Time for Balanced Regional Development
A sustainable environment, a sustainable society and a sustainable economy require thriving communities across the entire country, but especially in rural areas. It requires leadership and commitment on the policies required to move to a low carbon future, and also requires that we measure what counts.
A sustainable economy requires balanced regional development. Government must move to correct the growing disparity in the standard of living and the distribution of population between rural and urban Ireland. This means finding a balance between urban and rural development and ensuring that investment and economic activity is spread broadly across the regions, and not concentrated entirely on Dublin and surrounding areas
Government should ensure that rural development policy is place-based, reflecting the strengths, assets and challenges a region faces, and have multi-stakeholder input. It should be underpinned by a concept of wellbeing defined by three multi-dimensional objectives: economic, social and environmental, as recommended by the OECD. Developing policy via this framework means that household income, access to a broad set of services, and a cohesive community in a pleasant local environment are all key considerations of rural development policy.
Low density rural economies are fundamentally different to urban economies and as such require different polices to meet a different set of challenges and opportunities. It is important that rural and regional development is integrated to support sustainable local economies and to ensure that local services are utilised most effectively to address the specific needs of a particular region and the rural communities within it. Rural Ireland is a valuable resource with much to contribute to Ireland’s future social, environmental and economic development. In order to ensure we have thriving communities and towns throughout Ireland a step change in how we develop policy is required.
Policies such as increased investment in healthcare and other public services and ensuring affordable and accessible quality public services to all regardless of urban or rural location must be part of the response. Improved and expanded public services could contribute to regional attractiveness in remote and rural areas, while also supporting the transition to a low carbon economy.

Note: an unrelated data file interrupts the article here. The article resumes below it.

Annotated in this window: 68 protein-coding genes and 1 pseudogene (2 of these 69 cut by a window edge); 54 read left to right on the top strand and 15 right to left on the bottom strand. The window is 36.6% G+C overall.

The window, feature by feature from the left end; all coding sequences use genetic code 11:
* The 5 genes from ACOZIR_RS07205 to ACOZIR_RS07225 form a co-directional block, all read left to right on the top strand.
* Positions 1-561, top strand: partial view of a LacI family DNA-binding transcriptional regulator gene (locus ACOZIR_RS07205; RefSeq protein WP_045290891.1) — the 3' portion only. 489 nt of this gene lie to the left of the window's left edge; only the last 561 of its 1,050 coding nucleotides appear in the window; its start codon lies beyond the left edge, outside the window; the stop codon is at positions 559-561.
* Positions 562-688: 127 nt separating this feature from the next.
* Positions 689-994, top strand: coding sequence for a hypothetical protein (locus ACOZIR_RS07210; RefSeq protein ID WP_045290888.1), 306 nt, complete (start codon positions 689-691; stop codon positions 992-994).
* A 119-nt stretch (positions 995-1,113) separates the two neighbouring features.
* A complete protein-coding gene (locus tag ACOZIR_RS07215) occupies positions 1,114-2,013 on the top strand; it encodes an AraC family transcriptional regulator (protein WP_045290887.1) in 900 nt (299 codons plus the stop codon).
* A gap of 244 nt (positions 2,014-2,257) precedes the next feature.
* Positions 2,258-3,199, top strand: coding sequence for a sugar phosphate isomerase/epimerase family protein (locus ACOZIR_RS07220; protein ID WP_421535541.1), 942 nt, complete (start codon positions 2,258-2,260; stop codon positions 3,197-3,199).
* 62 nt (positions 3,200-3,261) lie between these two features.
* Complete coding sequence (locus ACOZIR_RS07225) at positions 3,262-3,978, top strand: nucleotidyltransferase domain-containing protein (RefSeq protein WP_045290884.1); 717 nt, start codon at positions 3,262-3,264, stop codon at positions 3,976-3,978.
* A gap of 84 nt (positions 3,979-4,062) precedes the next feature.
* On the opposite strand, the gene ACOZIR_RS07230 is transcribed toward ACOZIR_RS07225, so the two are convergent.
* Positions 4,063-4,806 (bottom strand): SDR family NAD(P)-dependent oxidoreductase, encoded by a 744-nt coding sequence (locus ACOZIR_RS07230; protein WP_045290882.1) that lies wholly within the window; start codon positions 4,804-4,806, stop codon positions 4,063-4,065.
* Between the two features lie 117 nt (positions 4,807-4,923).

Rural proofing and public service delivery according to the equivalence principle will play a key role here and should guide policy.
- Public investment choices should be linked to a development strategy based on assessment of regional (or local) characteristics, competitive advantages, growth, innovation, and job creation potential, and considerations of equity and environmental sustainability. REDZ can play a key role here.
- Engage with all stakeholders (public, private sector, trade union, environment, farming and civil society) in the design and implementation of public investment strategies to enhance social and economic value, and to ensure accountability.
- Adapt policy responses to different types of rural regions including rural areas close to cities and remote rural areas. This would require a more flexible policy system to enable local adaptation to local issues and a stronger role for local elected representatives and Public Participation Networks, among others.
- Implement rural policies at different scales that match with, for example, local services, labour supply and food chains and adapting them based on current and future needs. This would see collaboration between local agencies, employers, the community and voluntary sector, trade unions, and local and regional academic facilities in collaboration with the REDZ.
- Encourage the efficient and effective provision of public services and infrastructure to maintain quality and accessibility, address market failures, and respond to emerging needs, especially in under-served rural communities. The rollout of rural proofing as referenced earlier is vital in this regard.
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